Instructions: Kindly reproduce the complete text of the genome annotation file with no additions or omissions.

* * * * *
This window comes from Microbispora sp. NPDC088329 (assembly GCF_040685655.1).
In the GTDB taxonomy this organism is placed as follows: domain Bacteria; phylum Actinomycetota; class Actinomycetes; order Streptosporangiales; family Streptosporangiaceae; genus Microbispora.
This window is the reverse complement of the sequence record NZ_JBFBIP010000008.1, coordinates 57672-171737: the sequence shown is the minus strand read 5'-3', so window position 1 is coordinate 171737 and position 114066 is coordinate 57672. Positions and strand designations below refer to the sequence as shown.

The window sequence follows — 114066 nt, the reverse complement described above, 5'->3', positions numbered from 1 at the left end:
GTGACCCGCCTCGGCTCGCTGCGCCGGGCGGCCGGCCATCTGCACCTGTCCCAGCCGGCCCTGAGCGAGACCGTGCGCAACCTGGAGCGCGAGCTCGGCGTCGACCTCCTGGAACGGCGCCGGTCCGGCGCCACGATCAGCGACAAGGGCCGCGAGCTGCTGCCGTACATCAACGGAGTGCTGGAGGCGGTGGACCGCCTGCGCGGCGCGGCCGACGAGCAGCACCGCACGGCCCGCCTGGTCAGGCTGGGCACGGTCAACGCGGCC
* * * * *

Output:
This window comes from Microbispora sp. NPDC088329 (assembly GCF_040685655.1).
In the GTDB taxonomy this organism is placed as follows: domain Bacteria; phylum Actinomycetota; class Actinomycetes; order Streptosporangiales; family Streptosporangiaceae; genus Microbispora.
This window is the reverse complement of the sequence record NZ_JBFBIP010000008.1, coordinates 57672-171737: the sequence shown is the minus strand read 5'-3', so window position 1 is coordinate 171737 and position 114066 is coordinate 57672. Positions and strand designations below refer to the sequence as shown.

The window sequence follows — 114066 nt, the reverse complement described above, 5'->3', positions numbered from 1 at the left end:
GTGACCCGCCTCGGCTCGCTGCGCCGGGCGGCCGGCCATCTGCACCTGTCCCAGCCGGCCCTGAGCGAGACCGTGCGCAACCTGGAGCGCGAGCTCGGCGTCGACCTCCTGGAACGGCGCCGGTCCGGCGCCACGATCAGCGACAAGGGCCGCGAGCTGCTGCCGTACATCAACGGAGTGCTGGAGGCGGTGGACCGCCTGCGCGGCGCGGCCGACGAGCAGCACCGCACGGCCCGCCTGGTCAGGCTGGGCACGGTCAACGCGGCC